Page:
We “dated” for just a couple weeks, but our connection was immediate and undeniable. He was, I thought, everything I was looking for: witty, intelligent, argumentative (in a fun way), and so sweet… he also had a job, his own place, and he didn’t care that I was polyamorous. He wasn’t sure he even believed in monogamy, he said. But he was looking for something serious, just like me.
Our first phone call was two and a half hours long. He wanted to know my rising and moon signs, and he accurately guessed my Myers Briggs personality type (ENFJ). He casually pointed out that our types were supposed to be perfect for each other.
Our first date only proved what I was already suspecting. When he kissed me goodnight, I knew: I could actually fall in love with this guy.
Fast forward hundreds of texts, more phone calls, an amazing second date and… I woke up one morning to a text saying that another girl he was dating (they had met just before he and I met) had given him an ultimatum: either date her exclusively, or don’t date her at all. He chose her, and I was heartbroken.
We met up in person to talk about it, and it was clear that that wasn’t what he wanted to do. He couldn’t keep his hands off of me. He was so sorry. He wanted to be with me so bad. I was perfect for him… so he said he was going to tell the other girl that he wanted to keep dating both of us. He was going to call her bluff, he said, and it was a red flag that she gave him such an intense ultimatum so quickly into their dating relationship anyway.
I wasn’t sure what to do but I liked him so, so much and I didn’t want to stop seeing him. I made him promise he wasn’t going to just end things again the next time she issued that particular ultimatum. He said he wouldn’t, that he couldn’t just stop seeing me.
We texted and talked several more times on the phone, but I never saw him again — a week later, he dumped me for a second time. “If it’s any consolation,” he said, “of all the people I’ve dated in my entire life I’ve liked you and her the most.”
I cried. I felt so stupid. I felt cheated — I didn’t even get a chance to have that third date, to prove how good we could be together. “Why can’t it be me?” I asked through tears. He never really answered the question, but it was clear that at least part of it was that she could give him what I couldn’t: monogamy.
The next morning I was still so sad, but I was also angry. Not only did he promise that this exact situation wouldn’t happen, he continued to lead me on even after he had decided that he couldn’t be with me anymore. I thought of all the phone calls where he went on and on about his worries about his career, the stress and daily annoyances of his other job, the issues he was still having with his ex. I thought about the hour and a half we spent at Starbucks as he waffled back and forth between ending things for good or seeing both of us at once.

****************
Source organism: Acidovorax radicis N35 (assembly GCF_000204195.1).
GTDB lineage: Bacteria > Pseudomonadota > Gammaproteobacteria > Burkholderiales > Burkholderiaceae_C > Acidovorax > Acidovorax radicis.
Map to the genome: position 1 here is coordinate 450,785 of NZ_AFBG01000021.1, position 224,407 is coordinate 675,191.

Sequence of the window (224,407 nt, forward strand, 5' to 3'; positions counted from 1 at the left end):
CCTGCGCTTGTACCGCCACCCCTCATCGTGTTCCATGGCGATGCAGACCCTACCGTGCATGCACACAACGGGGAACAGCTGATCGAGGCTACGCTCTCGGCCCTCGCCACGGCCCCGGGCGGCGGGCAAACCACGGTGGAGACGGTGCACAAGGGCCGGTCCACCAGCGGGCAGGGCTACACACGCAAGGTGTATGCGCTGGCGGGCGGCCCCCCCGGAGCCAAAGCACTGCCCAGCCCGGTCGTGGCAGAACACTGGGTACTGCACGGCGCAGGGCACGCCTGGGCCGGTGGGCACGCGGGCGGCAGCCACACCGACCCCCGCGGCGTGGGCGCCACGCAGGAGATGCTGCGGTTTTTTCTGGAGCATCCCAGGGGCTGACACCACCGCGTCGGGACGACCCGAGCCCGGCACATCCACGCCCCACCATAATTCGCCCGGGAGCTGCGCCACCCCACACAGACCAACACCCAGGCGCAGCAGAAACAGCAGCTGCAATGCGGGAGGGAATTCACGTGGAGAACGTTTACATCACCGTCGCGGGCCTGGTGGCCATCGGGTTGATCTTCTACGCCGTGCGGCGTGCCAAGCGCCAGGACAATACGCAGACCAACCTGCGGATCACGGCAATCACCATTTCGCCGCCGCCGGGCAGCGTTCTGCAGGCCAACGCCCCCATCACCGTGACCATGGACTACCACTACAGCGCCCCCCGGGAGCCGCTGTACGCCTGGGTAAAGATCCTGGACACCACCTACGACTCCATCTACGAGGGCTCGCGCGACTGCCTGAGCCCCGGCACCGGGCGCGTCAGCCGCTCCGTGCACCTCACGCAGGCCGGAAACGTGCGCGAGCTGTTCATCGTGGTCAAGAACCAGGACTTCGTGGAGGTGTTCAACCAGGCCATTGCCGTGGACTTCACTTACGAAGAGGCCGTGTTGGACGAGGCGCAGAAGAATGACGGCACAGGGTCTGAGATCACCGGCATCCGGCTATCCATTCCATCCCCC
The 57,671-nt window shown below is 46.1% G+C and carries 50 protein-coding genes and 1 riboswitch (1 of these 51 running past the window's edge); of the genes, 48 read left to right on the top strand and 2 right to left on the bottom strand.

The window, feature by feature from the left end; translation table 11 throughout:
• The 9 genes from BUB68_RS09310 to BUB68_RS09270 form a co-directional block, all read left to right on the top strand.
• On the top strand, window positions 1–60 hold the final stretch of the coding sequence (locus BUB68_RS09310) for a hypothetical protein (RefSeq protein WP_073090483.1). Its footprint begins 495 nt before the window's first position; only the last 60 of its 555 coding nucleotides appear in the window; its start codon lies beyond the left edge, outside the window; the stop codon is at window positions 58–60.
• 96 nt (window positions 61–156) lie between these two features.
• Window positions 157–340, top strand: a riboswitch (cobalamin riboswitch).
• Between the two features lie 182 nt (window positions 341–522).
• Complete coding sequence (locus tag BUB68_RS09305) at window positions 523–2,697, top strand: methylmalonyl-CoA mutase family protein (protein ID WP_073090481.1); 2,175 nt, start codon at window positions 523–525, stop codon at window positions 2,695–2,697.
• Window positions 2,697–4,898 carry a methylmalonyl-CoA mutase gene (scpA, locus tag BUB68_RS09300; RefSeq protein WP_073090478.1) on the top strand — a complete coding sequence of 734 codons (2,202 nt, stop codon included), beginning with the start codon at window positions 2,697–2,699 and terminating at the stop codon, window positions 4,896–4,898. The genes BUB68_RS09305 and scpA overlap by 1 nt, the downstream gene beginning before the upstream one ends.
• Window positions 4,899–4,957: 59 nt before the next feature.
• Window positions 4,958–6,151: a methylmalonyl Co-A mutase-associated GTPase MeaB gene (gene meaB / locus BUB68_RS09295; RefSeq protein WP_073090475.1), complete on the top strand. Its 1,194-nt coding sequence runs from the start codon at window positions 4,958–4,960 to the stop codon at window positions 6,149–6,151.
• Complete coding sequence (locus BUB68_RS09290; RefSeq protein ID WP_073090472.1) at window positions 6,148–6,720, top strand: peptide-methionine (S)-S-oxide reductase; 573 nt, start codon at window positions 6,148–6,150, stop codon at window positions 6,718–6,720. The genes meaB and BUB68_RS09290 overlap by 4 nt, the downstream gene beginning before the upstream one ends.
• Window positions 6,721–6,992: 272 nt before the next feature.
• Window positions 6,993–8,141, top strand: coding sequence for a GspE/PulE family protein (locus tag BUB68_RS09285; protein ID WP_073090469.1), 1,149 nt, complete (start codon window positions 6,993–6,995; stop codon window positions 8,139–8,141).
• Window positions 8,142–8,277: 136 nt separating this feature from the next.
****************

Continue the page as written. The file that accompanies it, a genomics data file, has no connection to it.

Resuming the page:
So I did the only thing I could think to do: I drew up an invoice detailing my wasted time… and then I sent it to him.
Here’s what happened when I invoiced him for my emotional labor:
At first, it felt like a weight lifted off my chest, a weight I didn’t even realize was there. Then, a moment of triumph and satisfaction. Maybe now he’ll see why what he did to me really sucked, I thought. Maybe next time he won’t take some other girl’s time for granted, or make promises he can’t keep. Then a rush of shame. Am I being too petty? But no, my friends had all agreed: this was exactly the right amount of petty.
You see, the large majority of my friends are women or folks who either identify as or are read as femme or ‘feminine’. In our culture, feminine people are expected to perform the majority of the emotional labor in any relationship, to the point that it’s taken for granted and rarely seen as a type of labor at all.
This doesn’t just happen in romantic relationships. Think about where you work — who’s expected to remember things like birthdays and plan the parties? To get the card when someone’s relative dies? Who do you go to when you need an encouraging word or someone to vent to?
Which parent deals with the kids when they’re feeling emotional? Who is more likely to be a counselor, a social worker, an HR rep?
Anyway, the point I’m getting at is this: for two weeks I did a lot of unwarranted emotional labor, and in return I was treated like shit. That invoice felt like I was reclaiming my time.
Here’s what he did upon receiving the invoice:
Absolutely nothing (besides turning off read receipts for our conversation).
Of course I don’t actually expect him to pay me, though I wouldn’t reject the funds if he did. It was a symbolic gesture, and one that I hope he will take to heart. But even if he ignores it or deletes it or thinks it’s completely ridiculous, what matters to me is that I didn’t take my own time and effort and emotional labor for granted.
Because even if he doesn’t see my worth, I do.